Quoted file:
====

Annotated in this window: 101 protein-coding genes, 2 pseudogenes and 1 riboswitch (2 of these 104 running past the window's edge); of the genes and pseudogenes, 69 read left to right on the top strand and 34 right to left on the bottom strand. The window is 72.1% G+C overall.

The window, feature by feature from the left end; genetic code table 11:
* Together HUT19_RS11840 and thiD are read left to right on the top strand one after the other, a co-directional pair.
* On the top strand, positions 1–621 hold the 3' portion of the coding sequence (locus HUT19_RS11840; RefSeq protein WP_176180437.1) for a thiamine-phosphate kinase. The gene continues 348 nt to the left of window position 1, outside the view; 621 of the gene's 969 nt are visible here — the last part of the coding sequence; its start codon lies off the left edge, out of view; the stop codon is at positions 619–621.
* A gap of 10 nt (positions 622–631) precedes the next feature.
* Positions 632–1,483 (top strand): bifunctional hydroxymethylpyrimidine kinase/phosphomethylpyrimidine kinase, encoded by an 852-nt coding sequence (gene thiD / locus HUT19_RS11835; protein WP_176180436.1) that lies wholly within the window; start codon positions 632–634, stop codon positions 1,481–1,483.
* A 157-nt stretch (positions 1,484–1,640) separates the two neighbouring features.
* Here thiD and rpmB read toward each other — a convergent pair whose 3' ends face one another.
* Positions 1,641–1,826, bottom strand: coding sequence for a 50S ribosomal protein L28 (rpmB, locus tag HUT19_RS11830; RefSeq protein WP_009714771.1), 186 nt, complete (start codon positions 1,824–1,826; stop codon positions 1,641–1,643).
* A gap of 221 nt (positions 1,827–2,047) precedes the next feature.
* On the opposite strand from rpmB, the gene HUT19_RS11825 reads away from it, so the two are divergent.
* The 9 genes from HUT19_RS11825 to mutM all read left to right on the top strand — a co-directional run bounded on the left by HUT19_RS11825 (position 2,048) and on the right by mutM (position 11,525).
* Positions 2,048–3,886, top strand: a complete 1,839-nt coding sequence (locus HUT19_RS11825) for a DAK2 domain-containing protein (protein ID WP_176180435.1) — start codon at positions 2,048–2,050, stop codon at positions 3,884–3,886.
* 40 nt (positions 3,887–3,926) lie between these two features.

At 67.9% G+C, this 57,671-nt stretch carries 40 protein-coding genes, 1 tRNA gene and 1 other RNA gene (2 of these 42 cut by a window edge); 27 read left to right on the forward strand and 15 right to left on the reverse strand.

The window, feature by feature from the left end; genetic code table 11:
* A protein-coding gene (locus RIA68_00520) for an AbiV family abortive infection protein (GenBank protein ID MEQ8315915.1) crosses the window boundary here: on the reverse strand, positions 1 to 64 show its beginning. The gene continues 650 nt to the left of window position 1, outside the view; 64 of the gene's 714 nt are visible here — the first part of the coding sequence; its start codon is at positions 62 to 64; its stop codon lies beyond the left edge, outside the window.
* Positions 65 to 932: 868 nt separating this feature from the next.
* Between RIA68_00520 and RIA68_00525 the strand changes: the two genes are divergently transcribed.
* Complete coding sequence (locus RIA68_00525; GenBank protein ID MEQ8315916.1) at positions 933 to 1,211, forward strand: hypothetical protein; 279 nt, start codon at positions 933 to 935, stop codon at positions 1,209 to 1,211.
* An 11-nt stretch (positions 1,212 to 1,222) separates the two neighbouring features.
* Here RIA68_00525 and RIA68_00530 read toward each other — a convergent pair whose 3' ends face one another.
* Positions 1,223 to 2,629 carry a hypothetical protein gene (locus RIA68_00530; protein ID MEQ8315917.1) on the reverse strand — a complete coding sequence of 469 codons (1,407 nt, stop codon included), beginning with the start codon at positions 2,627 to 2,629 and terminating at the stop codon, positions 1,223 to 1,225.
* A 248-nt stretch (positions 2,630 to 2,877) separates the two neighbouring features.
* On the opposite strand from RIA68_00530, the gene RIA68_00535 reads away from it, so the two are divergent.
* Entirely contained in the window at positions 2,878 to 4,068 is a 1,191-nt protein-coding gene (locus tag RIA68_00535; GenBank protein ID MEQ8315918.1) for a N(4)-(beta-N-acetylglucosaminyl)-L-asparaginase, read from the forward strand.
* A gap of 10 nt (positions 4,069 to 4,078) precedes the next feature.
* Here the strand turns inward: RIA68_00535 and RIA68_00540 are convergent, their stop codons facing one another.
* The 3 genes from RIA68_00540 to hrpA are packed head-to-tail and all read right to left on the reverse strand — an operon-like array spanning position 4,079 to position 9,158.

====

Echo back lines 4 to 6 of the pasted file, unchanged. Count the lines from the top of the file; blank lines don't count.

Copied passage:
* On the top strand, positions 1–621 hold the 3' portion of the coding sequence (locus HUT19_RS11840; RefSeq protein WP_176180437.1) for a thiamine-phosphate kinase. The gene continues 348 nt to the left of window position 1, outside the view; 621 of the gene's 969 nt are visible here — the last part of the coding sequence; its start codon lies off the left edge, out of view; the stop codon is at positions 619–621.
* A gap of 10 nt (positions 622–631) precedes the next feature.
* Positions 632–1,483 (top strand): bifunctional hydroxymethylpyrimidine kinase/phosphomethylpyrimidine kinase, encoded by an 852-nt coding sequence (gene thiD / locus HUT19_RS11835; protein WP_176180436.1) that lies wholly within the window; start codon positions 632–634, stop codon positions 1,481–1,483.